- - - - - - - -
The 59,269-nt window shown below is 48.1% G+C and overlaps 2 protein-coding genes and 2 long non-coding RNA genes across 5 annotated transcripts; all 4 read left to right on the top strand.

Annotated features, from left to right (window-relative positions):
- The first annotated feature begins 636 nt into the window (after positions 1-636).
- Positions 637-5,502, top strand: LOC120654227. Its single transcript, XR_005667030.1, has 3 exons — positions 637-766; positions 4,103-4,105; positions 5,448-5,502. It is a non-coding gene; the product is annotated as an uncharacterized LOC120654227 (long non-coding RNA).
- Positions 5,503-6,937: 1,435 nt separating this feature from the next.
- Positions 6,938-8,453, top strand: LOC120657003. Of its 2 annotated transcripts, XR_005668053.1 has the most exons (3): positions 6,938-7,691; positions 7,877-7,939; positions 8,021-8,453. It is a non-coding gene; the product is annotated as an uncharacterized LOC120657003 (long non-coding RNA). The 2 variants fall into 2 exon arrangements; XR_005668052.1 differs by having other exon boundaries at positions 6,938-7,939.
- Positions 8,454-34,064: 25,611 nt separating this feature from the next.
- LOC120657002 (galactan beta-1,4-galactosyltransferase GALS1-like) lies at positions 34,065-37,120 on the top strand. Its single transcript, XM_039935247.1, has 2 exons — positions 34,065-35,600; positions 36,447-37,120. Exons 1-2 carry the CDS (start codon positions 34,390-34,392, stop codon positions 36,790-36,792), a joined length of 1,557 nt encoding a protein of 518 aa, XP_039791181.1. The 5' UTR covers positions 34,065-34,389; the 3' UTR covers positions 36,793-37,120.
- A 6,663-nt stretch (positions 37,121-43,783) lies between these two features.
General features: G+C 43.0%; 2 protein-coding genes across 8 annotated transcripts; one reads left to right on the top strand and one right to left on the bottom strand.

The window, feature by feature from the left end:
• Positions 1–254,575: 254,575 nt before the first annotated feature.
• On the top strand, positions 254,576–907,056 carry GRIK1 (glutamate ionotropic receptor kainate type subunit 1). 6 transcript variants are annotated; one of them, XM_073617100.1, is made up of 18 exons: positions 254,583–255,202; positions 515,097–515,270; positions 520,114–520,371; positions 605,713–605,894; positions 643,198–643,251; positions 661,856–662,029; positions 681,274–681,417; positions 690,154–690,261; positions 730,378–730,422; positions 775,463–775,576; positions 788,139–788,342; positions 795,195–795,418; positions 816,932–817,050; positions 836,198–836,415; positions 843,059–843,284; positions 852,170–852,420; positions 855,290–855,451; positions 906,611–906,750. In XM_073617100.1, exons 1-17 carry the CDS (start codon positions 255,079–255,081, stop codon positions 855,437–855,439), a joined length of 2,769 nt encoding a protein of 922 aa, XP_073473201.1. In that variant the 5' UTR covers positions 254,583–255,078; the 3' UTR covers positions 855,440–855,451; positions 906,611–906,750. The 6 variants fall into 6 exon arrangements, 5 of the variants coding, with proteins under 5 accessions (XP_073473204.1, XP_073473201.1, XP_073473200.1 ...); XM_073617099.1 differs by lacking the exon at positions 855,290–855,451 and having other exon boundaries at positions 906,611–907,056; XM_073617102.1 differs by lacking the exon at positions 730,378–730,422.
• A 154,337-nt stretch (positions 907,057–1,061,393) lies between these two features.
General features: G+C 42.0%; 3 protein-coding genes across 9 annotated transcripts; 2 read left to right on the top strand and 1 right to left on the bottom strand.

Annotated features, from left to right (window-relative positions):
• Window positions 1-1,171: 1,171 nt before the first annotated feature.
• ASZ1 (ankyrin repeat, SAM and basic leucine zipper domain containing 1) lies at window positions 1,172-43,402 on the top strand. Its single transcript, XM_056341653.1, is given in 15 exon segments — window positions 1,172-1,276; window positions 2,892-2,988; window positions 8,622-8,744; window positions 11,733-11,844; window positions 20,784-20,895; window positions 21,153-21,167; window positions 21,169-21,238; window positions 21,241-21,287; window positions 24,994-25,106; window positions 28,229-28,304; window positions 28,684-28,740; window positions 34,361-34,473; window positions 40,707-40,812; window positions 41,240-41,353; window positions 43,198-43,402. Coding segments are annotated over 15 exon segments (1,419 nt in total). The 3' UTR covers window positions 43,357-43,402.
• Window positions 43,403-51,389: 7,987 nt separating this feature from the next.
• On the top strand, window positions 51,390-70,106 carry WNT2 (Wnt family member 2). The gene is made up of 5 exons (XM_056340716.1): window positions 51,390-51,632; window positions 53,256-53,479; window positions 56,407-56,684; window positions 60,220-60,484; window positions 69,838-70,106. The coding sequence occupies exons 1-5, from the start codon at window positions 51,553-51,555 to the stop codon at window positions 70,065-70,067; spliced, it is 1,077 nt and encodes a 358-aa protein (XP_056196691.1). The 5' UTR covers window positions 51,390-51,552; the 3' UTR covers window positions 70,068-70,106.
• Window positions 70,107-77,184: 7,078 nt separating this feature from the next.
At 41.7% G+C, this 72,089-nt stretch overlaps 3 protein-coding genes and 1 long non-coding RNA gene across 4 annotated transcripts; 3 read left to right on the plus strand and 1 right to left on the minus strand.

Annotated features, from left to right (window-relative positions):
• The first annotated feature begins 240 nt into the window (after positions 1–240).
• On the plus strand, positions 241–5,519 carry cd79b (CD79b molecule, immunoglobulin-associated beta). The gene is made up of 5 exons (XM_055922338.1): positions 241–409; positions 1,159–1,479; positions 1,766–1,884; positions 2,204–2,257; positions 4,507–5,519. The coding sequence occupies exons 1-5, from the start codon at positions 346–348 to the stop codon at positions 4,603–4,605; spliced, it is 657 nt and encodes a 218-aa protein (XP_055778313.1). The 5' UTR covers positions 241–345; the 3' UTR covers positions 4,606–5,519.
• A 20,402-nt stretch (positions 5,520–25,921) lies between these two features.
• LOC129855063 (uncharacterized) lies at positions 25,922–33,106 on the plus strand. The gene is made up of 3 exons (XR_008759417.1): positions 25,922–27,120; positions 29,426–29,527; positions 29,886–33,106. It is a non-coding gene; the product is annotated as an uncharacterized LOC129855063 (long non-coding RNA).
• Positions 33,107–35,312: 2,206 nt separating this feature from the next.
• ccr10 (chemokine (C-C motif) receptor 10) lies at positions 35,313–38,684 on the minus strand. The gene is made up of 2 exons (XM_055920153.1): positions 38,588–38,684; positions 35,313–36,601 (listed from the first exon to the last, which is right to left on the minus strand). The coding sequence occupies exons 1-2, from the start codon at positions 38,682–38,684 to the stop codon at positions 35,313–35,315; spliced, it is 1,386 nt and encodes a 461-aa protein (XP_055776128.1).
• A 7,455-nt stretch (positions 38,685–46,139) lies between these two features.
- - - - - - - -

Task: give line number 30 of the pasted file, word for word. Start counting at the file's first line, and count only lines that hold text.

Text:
• A 7,455-nt stretch (positions 38,685–46,139) lies between these two features.